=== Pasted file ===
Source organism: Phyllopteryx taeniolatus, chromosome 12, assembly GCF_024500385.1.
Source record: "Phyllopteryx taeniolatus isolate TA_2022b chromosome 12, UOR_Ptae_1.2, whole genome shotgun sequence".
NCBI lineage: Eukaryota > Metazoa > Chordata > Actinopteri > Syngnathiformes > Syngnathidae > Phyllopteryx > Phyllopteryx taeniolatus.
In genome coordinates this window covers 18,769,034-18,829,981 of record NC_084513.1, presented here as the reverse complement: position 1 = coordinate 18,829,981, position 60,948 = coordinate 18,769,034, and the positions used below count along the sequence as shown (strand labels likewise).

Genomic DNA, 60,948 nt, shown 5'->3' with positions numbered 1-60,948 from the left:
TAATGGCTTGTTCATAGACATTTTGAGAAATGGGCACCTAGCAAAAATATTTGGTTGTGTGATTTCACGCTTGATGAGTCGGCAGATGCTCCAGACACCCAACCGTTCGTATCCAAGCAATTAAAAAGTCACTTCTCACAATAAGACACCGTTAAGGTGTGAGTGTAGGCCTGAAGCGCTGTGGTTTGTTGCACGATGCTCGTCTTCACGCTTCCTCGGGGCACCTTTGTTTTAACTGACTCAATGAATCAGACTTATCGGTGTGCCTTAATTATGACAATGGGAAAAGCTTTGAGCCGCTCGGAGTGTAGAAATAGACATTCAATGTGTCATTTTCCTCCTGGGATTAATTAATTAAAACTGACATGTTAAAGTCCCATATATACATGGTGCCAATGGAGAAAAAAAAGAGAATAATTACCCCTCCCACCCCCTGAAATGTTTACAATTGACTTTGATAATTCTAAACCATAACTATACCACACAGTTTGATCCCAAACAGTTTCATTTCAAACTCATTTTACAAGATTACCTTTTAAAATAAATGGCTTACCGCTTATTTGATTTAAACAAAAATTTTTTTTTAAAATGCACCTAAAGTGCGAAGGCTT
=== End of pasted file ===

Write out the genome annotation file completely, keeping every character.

Source organism: Phyllopteryx taeniolatus, chromosome 12, assembly GCF_024500385.1.
Source record: "Phyllopteryx taeniolatus isolate TA_2022b chromosome 12, UOR_Ptae_1.2, whole genome shotgun sequence".
NCBI lineage: Eukaryota > Metazoa > Chordata > Actinopteri > Syngnathiformes > Syngnathidae > Phyllopteryx > Phyllopteryx taeniolatus.
In genome coordinates this window covers 18,769,034-18,829,981 of record NC_084513.1, presented here as the reverse complement: position 1 = coordinate 18,829,981, position 60,948 = coordinate 18,769,034, and the positions used below count along the sequence as shown (strand labels likewise).

Genomic DNA, 60,948 nt, shown 5'->3' with positions numbered 1-60,948 from the left:
TAATGGCTTGTTCATAGACATTTTGAGAAATGGGCACCTAGCAAAAATATTTGGTTGTGTGATTTCACGCTTGATGAGTCGGCAGATGCTCCAGACACCCAACCGTTCGTATCCAAGCAATTAAAAAGTCACTTCTCACAATAAGACACCGTTAAGGTGTGAGTGTAGGCCTGAAGCGCTGTGGTTTGTTGCACGATGCTCGTCTTCACGCTTCCTCGGGGCACCTTTGTTTTAACTGACTCAATGAATCAGACTTATCGGTGTGCCTTAATTATGACAATGGGAAAAGCTTTGAGCCGCTCGGAGTGTAGAAATAGACATTCAATGTGTCATTTTCCTCCTGGGATTAATTAATTAAAACTGACATGTTAAAGTCCCATATATACATGGTGCCAATGGAGAAAAAAAAGAGAATAATTACCCCTCCCACCCCCTGAAATGTTTACAATTGACTTTGATAATTCTAAACCATAACTATACCACACAGTTTGATCCCAAACAGTTTCATTTCAAACTCATTTTACAAGATTACCTTTTAAAATAAATGGCTTACCGCTTATTTGATTTAAACAAAAATTTTTTTTTAAAATGCACCTAAAGTGCGAAGGCTT